In the game of Monopoly, the game always ends. It may take a few days with an honest banker, but inevitably it will end. If I were to play a game based on our economics, I would hope the game never ended.

Posted by tmc | Report as abusive

Is that the same Detroit agreement that marked the decline of the competitiveness of our auto industry, the beginning of defined benefit legacy costs that bankrupted GM and led to thousands of layoffs….yes, I believe it was.

Posted by jaham | Report as abusive

Property is a human construct without any real meaning except for laws. And laws are made to protect the wealthy, that’s why Lenin said that we need to replace the dictatorship of the capitalist with the dictatorship of the working class. That however did not go so well. But the fact remains that the planet does not belong to anybody and when the next medium size meteorite comes around it will prove my point. But for a short end to this rant, adieu Monsieur Gerard Depardieu and good ridance. I never found his movies interesting anyway.

Posted by ofilha | Report as abusive

I always thought Depardieu is a lousy actor. He is also fat and ugly. I have no idea how he made his way into movies. Just as long as he does not move to the USA and drive around drunk over here in a high powered exotic car.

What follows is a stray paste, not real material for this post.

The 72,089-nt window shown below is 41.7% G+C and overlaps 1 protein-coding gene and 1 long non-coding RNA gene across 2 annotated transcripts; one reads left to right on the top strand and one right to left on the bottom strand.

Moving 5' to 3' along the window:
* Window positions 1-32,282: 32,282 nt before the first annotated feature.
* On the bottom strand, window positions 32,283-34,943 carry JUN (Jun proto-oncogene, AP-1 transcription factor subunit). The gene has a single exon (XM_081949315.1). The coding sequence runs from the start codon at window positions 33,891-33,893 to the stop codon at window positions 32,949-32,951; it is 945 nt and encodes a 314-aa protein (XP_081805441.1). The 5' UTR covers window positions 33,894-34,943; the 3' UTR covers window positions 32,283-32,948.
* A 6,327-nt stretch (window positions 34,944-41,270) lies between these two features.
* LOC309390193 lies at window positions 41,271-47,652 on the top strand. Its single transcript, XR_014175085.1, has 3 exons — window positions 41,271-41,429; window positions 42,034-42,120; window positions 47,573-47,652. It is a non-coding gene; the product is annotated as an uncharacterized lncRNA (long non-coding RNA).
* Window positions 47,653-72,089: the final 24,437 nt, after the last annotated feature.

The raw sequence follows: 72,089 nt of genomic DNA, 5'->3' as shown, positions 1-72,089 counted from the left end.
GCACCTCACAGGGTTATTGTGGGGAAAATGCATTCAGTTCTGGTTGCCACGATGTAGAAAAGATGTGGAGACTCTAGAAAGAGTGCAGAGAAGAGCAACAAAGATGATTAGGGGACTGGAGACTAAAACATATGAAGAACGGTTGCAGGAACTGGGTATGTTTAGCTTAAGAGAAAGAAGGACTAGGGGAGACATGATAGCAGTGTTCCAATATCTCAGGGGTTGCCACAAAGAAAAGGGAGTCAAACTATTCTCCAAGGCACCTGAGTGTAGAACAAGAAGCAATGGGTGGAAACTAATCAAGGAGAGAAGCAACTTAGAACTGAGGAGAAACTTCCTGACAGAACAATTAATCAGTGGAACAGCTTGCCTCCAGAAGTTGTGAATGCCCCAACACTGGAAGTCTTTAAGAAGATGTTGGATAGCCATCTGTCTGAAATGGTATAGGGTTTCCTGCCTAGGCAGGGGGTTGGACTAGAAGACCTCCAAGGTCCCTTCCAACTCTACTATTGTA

Posted by americanguy | Report as abusive

Depardieu seems to easily forget the $millions that the French government over the past century has invested in French cinema. Where Hollywood basically overtook film making worldwide, France has held its own, providing actors like Depardieu a career in his own language.

So now that Depardieu has $millions to live off of, he can’t do his part for the next generation of French film?

Posted by Acetracy | Report as abusive

Oh please, he left because he’s one of those people for whom far more than most others just isn’t enough.

Posted by borisjimbo | Report as abusive

Great op-ed John, and as usual the cacophony of the comments makes an interesting epilogue. Mon Dieu!

Posted by CaptnCrunch | Report as abusive

John, if you haven’t already, read ‘That Sweet Enemy’ by Robert and Isabelle Tombs. It’s a history of cultural differences between France and England. Thick, but well done and quite interesting/amusing. He’s English and studied in France, she’s French and studied in England.

Petain in the 1940’s rejected the Revolutionary ideals, though of course came to grief with the collaboration. De Gaulle was seriously dedicated to the upper-class and successfully destroyed the Fourth Republic, but came to grief in ’68 with his inflexibility.

France is schitzo. Most countries are, but most don’t have quite the legacy of cutting off heads. At one time much of upper NY state was settled by French emigres from the Revolution, living in genteel poverty, at the current time the [wealthy] senior management in its banking sector is very much a closed and family affair. So Depardieu is noteworthy only for making the news, otherwise seems a rather conventional Frenchman.

Posted by ARJTurgot2 | Report as abusive